On March 2, 2012, a federal judge in the District of Columbia ruled that although the National Labor Relations Board (“NLRB”) has the authority to require employers to hang a poster notifying employees of their rights under the National Labor Relations Act (“NLRA”), it did not have the authority to assess the penalties enumerated in the rule for an employer’s failure to comply. In National Association of Manufacturers v. NLRB, No. 11-1629 (D.D.C. Mar. 2, 2012), Judge Amy Berman Jackson held that the rule’s automatic penalties for failing to comply with the posting requirement - an unfair labor practice and an extension of the amount of time for the filing of such a charge - exceeded the NLRB’s authority.
In December 2010, the NLRB issued a proposed rule requiring most private sector employers to hang a poster notifying employees of their rights under the NLRA. The rule was to become effective in November 2011 but was delayed twice and is now scheduled to go into effect on April 30, 2012. The rule included two provisions that would have been used to enforce the hanging of the poster. First, the rule provided that any employer who failed to hang the poster was guilty of an unfair labor practice. Secondly, the rule provided that if an employer failed to post the poster, the typical six month statute of limitations for filing an unfair labor practice complaint against that employer could be extended indefinitely.
Judge Jackson, an appointee of President Obama, held that Section 6 of the NLRA provides the NLRB with the authority to engage in such rulemaking. She pointed to the broad language authorizing the Board to issue “necessary” regulations and held that, “[t]he Board is not attempting to regulate entities or individuals other than those that Congress expressly authorized it to regulate, and it is not extending its reach to cover activities that do not fall within the ambit of the Act.”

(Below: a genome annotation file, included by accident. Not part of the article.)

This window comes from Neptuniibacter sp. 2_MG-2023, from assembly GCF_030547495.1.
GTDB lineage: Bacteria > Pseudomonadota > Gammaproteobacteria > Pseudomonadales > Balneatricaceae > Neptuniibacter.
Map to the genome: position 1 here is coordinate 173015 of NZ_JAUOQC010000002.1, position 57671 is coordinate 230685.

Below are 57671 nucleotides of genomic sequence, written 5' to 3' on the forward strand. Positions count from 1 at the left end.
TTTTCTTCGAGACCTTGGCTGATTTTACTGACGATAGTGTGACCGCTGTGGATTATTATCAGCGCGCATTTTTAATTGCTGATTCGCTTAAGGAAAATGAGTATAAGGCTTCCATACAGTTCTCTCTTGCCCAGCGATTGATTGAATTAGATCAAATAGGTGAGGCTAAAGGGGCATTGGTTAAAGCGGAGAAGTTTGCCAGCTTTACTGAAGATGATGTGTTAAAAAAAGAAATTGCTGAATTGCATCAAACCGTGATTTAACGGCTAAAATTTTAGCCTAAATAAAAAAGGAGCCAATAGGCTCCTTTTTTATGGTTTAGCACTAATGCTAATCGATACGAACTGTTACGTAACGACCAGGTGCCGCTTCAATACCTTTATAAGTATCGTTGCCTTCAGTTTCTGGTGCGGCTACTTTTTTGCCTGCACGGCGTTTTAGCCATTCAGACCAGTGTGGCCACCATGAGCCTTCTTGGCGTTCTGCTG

Nevertheless, Judge Jackson found that the Board exceeded its authority by issuing a rule with penalty provisions inconsistent with the NLRA. In particular, the court held that simply failing to display the new NLRB poster cannot automatically trigger a finding of an unfair labor practice. The NLRA is clear that an employer must actually impede or hamper an employee’s exercise of the rights guaranteed by the Act to be guilty of an unfair labor practice. Where an employer’s failure to post the notice is intended to or actually does impede or hamper an employee’s exercise of his or her rights, Judge Jackson found the Board can find an unfair labor practice, but such a conclusion can only be reached by examining the specific facts of each individual case.
Similarly, the court also found that the NLRB’s rule extending the amount of time for the filing of an unfair labor practice charge in cases where employers fail to hang the poster violates the clear statute of limitations set out in the NLRA. The Act provides a six month statute of limitations and Judge Jackson noted that “Congress plainly mandated a short time period during which an aggrieved person must file a charge.” Although the Board has the authority to extend the time limit in appropriate situations, this must be done on a case-by-case basis. The rule’s automatic extension would circumvent Congress’s intent and, as such, is invalid as a matter of law.
As a result of this ruling, beginning on April 30, 2012. most private sector employers will still be required to hang the NLRB poster containing pro-union messaging in their workplaces. Although failure to hang the poster cannot automatically result in an unfair labor practice charge after this decision, employers who choose not to comply open themselves up to an unfavorable Board ruling if an unfair labor practice charge is filed. Such a failure to post could be used as evidence of employer interference with an employee’s NLRA rights. The poster can be downloaded and printed from the NLRB’s website (www.nlrb.gov). Finally, employers may post a properly drafted notice to employees which sets forth the employer’s philosophy on unionization and all of the employee’s rights under the NLRA, including the right to refrain from union activity.
If you have any questions regarding this article or any other employment or labor law question, please contact the authors of this article or any attorney at Seaton, Peters & Revnew at (952) 896-1700.